The #futureofmarketing | Why Meaningful Branding Matters?

A few month earlier I ran a workshop for the Outbox Incubator, a very interesting initiative of Stemettes to attract more young girls to stick to STEM subjects and get interested in entrepreneurship as well. The particular challenge in putting my slides together laid in their age: how do you explain branding in the simplest of terms, to primary or high school students? But when it finally came together, I realised, this may just be the perfect way to explain these ideas to any branding virgin adult too. (And maybe provide a bit of a material for all brand marketers out there when they need to support their strategy.)

Let’s start with the basics: what is a brand?

My view and favourite explanation is that every brand serves as shortcut in reality. There is a mind-boggling variety of products, services and potential choices in almost all category. No wonder that people opt for wearing the same uniform every day or become somewhat repetitive in their breakfast choices: making decisions is hard and takes a lot of energy away. Even if the famous jam experiment has since been disproven, human brains are still geared towards efficiency and we are generally very happy to just beeline for the usual products and not worry too much about the content of our basket. (I mean look atMorrison’s 2010 study, the average British supermarket basket is not even very much different from those of 50 years earlier.)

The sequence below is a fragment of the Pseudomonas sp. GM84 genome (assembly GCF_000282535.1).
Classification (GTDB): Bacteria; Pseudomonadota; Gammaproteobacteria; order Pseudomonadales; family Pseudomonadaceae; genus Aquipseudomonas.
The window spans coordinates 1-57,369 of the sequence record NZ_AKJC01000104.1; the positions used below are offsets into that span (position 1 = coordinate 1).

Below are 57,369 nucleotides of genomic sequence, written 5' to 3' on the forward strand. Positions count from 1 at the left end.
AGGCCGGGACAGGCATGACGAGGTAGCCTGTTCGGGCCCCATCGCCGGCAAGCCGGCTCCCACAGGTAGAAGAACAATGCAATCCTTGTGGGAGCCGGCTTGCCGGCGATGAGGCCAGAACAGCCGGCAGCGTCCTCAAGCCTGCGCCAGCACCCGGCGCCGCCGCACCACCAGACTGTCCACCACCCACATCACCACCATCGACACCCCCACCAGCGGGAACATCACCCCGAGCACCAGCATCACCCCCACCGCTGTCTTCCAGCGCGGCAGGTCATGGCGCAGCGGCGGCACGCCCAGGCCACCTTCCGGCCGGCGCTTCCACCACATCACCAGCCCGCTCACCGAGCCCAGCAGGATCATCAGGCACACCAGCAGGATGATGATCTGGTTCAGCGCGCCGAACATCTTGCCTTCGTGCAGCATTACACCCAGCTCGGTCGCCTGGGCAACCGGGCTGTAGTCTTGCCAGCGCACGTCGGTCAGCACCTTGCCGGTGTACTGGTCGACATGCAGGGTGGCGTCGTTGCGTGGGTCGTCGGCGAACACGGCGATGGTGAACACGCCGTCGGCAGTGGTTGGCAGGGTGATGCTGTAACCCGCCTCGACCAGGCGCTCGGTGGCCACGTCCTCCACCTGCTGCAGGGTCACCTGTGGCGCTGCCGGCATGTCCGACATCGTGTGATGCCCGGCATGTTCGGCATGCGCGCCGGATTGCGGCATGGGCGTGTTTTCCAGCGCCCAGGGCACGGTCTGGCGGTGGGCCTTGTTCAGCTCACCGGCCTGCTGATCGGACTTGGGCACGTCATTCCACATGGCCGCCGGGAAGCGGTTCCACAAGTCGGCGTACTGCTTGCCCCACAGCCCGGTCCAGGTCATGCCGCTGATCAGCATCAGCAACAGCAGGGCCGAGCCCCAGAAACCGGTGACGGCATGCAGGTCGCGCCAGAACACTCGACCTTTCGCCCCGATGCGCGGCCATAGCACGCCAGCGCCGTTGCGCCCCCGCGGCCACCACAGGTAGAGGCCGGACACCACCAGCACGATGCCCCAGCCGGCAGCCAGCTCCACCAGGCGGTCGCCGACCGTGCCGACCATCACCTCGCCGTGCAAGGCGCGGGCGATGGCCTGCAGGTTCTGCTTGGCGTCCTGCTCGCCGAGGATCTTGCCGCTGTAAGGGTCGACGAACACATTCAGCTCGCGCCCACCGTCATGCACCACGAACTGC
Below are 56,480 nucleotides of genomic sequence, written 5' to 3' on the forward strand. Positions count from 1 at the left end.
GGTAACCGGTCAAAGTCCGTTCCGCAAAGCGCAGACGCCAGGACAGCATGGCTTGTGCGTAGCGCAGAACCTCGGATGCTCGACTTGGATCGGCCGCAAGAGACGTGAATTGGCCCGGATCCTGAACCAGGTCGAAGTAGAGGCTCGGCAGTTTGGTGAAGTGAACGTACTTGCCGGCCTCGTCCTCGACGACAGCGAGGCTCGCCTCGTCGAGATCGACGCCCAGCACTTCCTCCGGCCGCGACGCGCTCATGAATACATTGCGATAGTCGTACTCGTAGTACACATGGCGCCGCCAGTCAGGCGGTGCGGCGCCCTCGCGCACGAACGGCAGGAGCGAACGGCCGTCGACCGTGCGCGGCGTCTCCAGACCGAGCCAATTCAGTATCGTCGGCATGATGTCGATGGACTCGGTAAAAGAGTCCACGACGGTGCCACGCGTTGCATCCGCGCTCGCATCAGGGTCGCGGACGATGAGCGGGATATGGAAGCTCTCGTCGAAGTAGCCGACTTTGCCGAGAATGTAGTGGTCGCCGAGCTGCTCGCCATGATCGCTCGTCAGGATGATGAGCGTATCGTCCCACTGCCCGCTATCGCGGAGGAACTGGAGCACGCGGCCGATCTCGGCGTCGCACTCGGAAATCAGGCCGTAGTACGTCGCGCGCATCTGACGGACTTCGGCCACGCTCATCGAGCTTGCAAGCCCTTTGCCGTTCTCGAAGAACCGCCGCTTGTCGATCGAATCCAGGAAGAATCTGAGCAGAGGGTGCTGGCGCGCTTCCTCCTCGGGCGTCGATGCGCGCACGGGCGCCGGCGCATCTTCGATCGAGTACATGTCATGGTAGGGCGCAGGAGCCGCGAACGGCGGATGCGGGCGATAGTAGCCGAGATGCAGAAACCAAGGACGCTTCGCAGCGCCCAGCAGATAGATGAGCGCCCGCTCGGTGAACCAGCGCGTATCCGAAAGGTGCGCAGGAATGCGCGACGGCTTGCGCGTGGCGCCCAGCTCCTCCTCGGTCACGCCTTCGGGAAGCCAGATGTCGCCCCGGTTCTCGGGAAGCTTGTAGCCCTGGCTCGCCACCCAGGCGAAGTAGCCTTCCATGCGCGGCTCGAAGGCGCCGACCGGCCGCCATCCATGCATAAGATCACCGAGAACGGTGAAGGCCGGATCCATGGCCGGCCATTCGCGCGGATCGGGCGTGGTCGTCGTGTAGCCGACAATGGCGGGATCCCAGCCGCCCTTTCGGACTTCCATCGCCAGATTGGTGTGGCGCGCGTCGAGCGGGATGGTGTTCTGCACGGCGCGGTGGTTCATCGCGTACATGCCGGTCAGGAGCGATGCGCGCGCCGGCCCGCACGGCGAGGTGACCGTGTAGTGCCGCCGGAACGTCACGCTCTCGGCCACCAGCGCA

If we have trust towards the brand of that product, that is.

Read the rest of it on Linkedin, where it has been featured, woopwoop.

Ripples and Real Life Effects of Startup Hype, #1

It’s been on my to do list for some month now to translate an earlier trilogy of articles from Hungarian to English, and magic has finally started to happen. Published on Barcinno, you can find some ideas on how the startup craze effects real life and longer term thinking. Here is the first part:
Most trends and waves run the same course. A few crazy visionaries start it, followed by innovators and early adopters, and then the big ones eventually reach the tipping point, spilling over into mainstream consumerism. They become well known and available to the masses – think last autumn’s high street fast fashion punk inspiration overload – and in the same time somewhat less hip for those picking it up in the first place.
On the other hand, more time, practice and eyeballs also mean that we understand the trend much better, hopefully leading to more development and more successful outcomes. In the particular case of startup culture, we are currently somewhere nearing this tipping point. I mean my mum reads about Prezi and Ustream in the Hungarian Marie Claire, tech can hardly get much more mainstream than that.Read the rest of it here!

Water Drop

Food Waste and Its Solutions

During the last few weeks I was working on a study on food waste, and how our attention started to shift to this problem.

In many aspects, the story of food waste is a story of success. Rich countries produce 3-4 times the food they actually need, which means feeding the world is a solvable problem. 
In many other aspects however, the situation is more than tragic: we waste 1.2 to 2 billion ton of food every year, produce most of our grains and many other grocery products for animal consumption and destroy rain forests and biodiversity to cultivate food we don’t even need really. 

But it’s up to us if the story becomes a tragedy or a comedy in the end: with surprisingly straightforward and common sense steps, a bit more of conscientiousness, information and better tech, we can solve this question and reduce hunger all over the world. 

You can read the full article accompanying the slides, and how a Barcelona startup aims to disrupt the current distribution system here on Barcinno.